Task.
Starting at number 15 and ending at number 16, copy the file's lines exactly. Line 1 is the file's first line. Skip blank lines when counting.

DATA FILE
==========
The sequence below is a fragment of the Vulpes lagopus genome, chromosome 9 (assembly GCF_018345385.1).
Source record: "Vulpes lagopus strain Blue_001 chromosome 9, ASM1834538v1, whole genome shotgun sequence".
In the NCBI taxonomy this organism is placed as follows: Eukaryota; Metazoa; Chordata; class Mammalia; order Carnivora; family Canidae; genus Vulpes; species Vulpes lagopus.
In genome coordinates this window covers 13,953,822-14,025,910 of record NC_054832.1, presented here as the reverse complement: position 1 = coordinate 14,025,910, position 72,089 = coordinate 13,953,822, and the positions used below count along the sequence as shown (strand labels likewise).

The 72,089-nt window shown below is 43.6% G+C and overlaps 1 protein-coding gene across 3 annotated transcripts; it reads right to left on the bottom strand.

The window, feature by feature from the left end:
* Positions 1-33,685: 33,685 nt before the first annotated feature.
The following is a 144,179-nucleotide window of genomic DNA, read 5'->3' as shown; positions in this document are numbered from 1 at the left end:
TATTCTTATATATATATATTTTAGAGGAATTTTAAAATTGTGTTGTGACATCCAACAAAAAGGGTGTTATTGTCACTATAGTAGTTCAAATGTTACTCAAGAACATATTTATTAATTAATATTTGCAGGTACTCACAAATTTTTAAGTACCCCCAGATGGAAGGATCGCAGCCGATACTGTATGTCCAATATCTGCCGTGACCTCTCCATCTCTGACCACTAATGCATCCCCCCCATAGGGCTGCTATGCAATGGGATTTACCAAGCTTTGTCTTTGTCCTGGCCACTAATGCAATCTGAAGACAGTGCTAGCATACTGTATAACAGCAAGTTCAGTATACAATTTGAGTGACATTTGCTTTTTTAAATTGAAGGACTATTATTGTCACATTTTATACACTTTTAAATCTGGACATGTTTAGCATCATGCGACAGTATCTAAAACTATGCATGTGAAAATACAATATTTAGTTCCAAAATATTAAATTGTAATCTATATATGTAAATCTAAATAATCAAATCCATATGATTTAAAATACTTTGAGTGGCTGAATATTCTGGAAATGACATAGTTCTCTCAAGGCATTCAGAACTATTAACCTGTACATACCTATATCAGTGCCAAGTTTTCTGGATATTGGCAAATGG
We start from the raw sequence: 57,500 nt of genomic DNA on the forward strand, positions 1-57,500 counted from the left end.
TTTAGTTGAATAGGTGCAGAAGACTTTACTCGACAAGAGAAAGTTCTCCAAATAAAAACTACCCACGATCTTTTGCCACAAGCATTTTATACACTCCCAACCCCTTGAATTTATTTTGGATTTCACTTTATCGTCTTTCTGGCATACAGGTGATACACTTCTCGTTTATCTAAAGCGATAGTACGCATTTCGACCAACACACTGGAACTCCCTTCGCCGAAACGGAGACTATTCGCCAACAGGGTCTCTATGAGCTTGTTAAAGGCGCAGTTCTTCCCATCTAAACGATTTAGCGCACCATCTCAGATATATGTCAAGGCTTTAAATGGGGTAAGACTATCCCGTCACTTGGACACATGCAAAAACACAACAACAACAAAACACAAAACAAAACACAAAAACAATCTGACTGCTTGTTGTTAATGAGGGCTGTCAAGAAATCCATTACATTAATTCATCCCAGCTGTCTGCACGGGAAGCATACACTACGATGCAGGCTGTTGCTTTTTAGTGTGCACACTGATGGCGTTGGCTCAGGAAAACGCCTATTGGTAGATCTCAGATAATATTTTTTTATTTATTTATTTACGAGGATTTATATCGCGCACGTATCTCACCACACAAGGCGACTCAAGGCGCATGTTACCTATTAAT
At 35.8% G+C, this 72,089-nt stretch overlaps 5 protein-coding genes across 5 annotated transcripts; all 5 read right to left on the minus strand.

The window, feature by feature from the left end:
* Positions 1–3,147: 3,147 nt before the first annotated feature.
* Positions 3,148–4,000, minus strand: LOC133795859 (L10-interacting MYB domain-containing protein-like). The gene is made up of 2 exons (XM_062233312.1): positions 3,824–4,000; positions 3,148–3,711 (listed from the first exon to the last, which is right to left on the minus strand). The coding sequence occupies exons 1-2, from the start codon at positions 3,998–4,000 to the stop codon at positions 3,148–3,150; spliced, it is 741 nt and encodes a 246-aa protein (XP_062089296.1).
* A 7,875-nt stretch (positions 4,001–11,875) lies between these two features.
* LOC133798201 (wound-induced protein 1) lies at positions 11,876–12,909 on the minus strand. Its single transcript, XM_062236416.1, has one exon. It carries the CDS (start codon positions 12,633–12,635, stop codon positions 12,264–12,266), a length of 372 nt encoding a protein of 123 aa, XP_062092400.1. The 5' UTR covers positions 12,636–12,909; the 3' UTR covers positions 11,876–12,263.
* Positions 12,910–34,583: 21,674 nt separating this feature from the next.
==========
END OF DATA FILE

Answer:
* Positions 3,148–4,000, minus strand: LOC133795859 (L10-interacting MYB domain-containing protein-like). The gene is made up of 2 exons (XM_062233312.1): positions 3,824–4,000; positions 3,148–3,711 (listed from the first exon to the last, which is right to left on the minus strand). The coding sequence occupies exons 1-2, from the start codon at positions 3,998–4,000 to the stop codon at positions 3,148–3,150; spliced, it is 741 nt and encodes a 246-aa protein (XP_062089296.1).
* A 7,875-nt stretch (positions 4,001–11,875) lies between these two features.